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Shirts found with Wash. MLK parade bomb are local

Shirts found with Wash. MLK parade bomb are local

January 21st, 2011 in News

This undated photo combo provided by the Federal Bureau of Investigation shows the t-shirts contained within a backpack, center, found on a bench at the corner of North Washington Street and West Main Avenue in Spokane, Wash. on Monday, Jan. 17, 2011. The FBI is seeking information connected to the identity of the person or persons seen with this Swiss Army-brand backpack. The bag contained a sophisticated explosive that had a remote detonator and the ability to cause many casualties, an official familiar with the case said. The FBI said it has no suspects in the case and has asked the public for help in identifying anyone who might have been seen in the downtown area where the bomb was found. (AP Photo/FBI)

SPOKANE, Wash. (AP) - The two T-shirts found with a bomb placed along a Martin Luther King Jr. Day parade route in Spokane both came from the same nearby county.

The FBI released photos of the shirts found inside a backpack containing the bomb, which was discovered on a bench Monday before the parade started and was defused without incident.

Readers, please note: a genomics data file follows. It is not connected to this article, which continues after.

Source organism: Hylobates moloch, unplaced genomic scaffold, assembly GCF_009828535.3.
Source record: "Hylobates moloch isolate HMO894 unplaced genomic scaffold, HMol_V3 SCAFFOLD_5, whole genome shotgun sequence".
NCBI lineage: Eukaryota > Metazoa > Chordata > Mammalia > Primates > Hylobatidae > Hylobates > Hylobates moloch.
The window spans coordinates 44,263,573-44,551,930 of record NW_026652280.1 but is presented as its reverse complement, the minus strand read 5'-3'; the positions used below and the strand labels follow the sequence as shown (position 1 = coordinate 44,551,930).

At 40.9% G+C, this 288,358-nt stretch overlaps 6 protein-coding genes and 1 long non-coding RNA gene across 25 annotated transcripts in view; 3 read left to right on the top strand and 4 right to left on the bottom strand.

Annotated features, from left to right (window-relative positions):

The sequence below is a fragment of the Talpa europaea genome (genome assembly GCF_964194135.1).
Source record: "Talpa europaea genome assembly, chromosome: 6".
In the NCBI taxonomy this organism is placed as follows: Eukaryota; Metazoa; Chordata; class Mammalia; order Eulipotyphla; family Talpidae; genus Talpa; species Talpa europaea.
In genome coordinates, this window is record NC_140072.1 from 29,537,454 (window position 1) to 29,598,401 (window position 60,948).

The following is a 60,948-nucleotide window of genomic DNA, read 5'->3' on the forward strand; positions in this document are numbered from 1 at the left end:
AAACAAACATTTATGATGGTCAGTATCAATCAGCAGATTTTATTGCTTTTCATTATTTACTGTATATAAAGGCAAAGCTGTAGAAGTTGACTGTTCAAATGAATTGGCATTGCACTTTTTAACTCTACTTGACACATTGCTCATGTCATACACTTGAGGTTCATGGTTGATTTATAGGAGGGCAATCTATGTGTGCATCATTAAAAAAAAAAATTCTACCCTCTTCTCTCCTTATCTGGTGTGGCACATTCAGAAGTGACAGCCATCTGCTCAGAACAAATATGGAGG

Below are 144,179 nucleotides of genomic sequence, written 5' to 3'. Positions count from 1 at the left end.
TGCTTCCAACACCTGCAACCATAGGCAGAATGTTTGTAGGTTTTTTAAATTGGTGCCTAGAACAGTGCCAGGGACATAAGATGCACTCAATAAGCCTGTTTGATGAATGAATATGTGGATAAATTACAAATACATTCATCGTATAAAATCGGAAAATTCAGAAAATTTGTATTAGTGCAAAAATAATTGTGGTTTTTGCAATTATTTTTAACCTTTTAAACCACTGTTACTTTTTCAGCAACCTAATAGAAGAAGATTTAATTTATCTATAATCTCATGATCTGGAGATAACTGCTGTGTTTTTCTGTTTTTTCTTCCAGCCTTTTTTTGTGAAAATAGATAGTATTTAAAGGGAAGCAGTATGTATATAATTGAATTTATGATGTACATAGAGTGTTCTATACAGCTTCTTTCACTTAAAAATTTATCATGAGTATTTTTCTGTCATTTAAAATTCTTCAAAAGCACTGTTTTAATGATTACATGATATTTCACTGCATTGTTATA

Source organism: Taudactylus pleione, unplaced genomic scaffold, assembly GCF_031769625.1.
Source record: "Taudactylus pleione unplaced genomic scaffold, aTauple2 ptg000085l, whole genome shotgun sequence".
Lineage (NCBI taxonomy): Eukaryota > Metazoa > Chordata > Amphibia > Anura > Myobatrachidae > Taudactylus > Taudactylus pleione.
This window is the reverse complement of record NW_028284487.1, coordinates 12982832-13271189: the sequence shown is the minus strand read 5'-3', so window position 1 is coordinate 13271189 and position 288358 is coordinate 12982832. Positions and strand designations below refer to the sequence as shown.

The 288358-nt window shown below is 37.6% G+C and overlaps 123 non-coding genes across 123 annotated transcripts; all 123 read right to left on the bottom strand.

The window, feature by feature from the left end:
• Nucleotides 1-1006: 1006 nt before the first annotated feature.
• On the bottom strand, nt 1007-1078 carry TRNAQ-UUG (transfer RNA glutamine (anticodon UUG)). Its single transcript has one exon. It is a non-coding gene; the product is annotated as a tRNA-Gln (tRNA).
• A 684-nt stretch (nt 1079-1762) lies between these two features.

One of the shirts was distributed last year at the "Relay for Life" race in Colville, the seat of Stevens County.

The origin of the second shirt - which had the words "Treasure Island Spring 2009" on the front - wasn't immediately clear. But after the photos were released, residents called the FBI and media to report the shirt was from a local theater production in 2009 in the town of Chewelah, 50 miles north of Spokane.

Colville and Chewelah are both in Stevens County, which borders Spokane County and has about 40,000 residents. The FBI declined to comment on whether it was focusing on the rural county.

"We're not going to comment on specific investigative angles," said Frank Harrill, who heads the FBI office in Spokane.

"This investigation is and will remain wide-ranging," Harrill said. "It's premature to attempt to assume any particular direction.

Tips from the public continue to pour in, and the search for the bomber could be lengthy, he said.

The bomb was placed on a metal bench with a brick wall behind that would have directed shrapnel toward Main Street, where marchers were expected to pass, investigators said.

Three city workers spotted the backpack about an hour before the parade was to start. They looked inside, saw wires and alerted law enforcement.

The bomb had a remote detonator and could have caused mass casualties, officials said.

The FBI has said the attempt on the day set aside to honor the slain civil rights leader raised the possibility of a racial motive.

Leaders of two local white supremacist groups have denied they were involved.

"The Aryan Nations does not advocate any violence," said Jerald O'Brien, leader of the group based in nearby Coeur d'Alene, Idaho. He said he has not been contacted by the FBI.

Meanwhile, Shaun Winkler of the White Knights of the KKK in northern Idaho said his group did not plant the bomb and that its members prefer distributing propaganda to going to prison.

Harrill said the backpack and T-shirts are being analyzed at an FBI lab in Quantico, Va.

The FBI has offered a $20,000 reward for information from the public.